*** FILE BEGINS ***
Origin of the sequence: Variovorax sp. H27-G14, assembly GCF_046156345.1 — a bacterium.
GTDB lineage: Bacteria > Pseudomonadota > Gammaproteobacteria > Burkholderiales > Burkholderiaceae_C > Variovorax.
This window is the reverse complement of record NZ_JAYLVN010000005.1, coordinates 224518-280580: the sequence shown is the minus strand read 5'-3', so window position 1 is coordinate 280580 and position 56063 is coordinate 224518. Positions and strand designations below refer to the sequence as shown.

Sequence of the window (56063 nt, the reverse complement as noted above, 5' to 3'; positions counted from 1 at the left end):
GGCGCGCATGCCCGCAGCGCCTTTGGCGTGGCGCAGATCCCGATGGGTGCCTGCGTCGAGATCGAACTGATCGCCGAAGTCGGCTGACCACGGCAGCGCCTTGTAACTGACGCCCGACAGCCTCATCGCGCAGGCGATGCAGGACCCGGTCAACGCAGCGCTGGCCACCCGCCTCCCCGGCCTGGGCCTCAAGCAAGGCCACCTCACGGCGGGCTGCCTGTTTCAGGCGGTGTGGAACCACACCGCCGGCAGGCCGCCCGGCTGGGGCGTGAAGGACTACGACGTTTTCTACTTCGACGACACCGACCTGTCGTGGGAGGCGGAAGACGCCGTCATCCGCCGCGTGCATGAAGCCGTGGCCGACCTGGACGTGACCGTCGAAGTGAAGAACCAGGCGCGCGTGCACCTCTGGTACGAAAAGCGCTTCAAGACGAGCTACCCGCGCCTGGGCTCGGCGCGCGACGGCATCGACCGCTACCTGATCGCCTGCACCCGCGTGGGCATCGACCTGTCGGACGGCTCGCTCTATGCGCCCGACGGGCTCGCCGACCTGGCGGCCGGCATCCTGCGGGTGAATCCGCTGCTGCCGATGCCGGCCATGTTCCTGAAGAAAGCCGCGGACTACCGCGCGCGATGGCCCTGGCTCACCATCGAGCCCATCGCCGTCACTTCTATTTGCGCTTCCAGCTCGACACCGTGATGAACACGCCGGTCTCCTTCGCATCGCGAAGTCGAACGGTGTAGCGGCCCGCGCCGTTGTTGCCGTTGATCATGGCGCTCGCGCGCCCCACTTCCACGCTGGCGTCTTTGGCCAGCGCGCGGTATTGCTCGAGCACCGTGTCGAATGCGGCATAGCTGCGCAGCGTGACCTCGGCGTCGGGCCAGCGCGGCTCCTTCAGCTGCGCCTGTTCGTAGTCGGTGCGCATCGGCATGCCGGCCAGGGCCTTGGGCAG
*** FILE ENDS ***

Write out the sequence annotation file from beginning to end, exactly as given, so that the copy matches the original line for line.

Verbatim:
Origin of the sequence: Variovorax sp. H27-G14, assembly GCF_046156345.1 — a bacterium.
GTDB lineage: Bacteria > Pseudomonadota > Gammaproteobacteria > Burkholderiales > Burkholderiaceae_C > Variovorax.
This window is the reverse complement of record NZ_JAYLVN010000005.1, coordinates 224518-280580: the sequence shown is the minus strand read 5'-3', so window position 1 is coordinate 280580 and position 56063 is coordinate 224518. Positions and strand designations below refer to the sequence as shown.

Sequence of the window (56063 nt, the reverse complement as noted above, 5' to 3'; positions counted from 1 at the left end):
GGCGCGCATGCCCGCAGCGCCTTTGGCGTGGCGCAGATCCCGATGGGTGCCTGCGTCGAGATCGAACTGATCGCCGAAGTCGGCTGACCACGGCAGCGCCTTGTAACTGACGCCCGACAGCCTCATCGCGCAGGCGATGCAGGACCCGGTCAACGCAGCGCTGGCCACCCGCCTCCCCGGCCTGGGCCTCAAGCAAGGCCACCTCACGGCGGGCTGCCTGTTTCAGGCGGTGTGGAACCACACCGCCGGCAGGCCGCCCGGCTGGGGCGTGAAGGACTACGACGTTTTCTACTTCGACGACACCGACCTGTCGTGGGAGGCGGAAGACGCCGTCATCCGCCGCGTGCATGAAGCCGTGGCCGACCTGGACGTGACCGTCGAAGTGAAGAACCAGGCGCGCGTGCACCTCTGGTACGAAAAGCGCTTCAAGACGAGCTACCCGCGCCTGGGCTCGGCGCGCGACGGCATCGACCGCTACCTGATCGCCTGCACCCGCGTGGGCATCGACCTGTCGGACGGCTCGCTCTATGCGCCCGACGGGCTCGCCGACCTGGCGGCCGGCATCCTGCGGGTGAATCCGCTGCTGCCGATGCCGGCCATGTTCCTGAAGAAAGCCGCGGACTACCGCGCGCGATGGCCCTGGCTCACCATCGAGCCCATCGCCGTCACTTCTATTTGCGCTTCCAGCTCGACACCGTGATGAACACGCCGGTCTCCTTCGCATCGCGAAGTCGAACGGTGTAGCGGCCCGCGCCGTTGTTGCCGTTGATCATGGCGCTCGCGCGCCCCACTTCCACGCTGGCGTCTTTGGCCAGCGCGCGGTATTGCTCGAGCACCGTGTCGAATGCGGCATAGCTGCGCAGCGTGACCTCGGCGTCGGGCCAGCGCGGCTCCTTCAGCTGCGCCTGTTCGTAGTCGGTGCGCATCGGCATGCCGGCCAGGGCCTTGGGCAG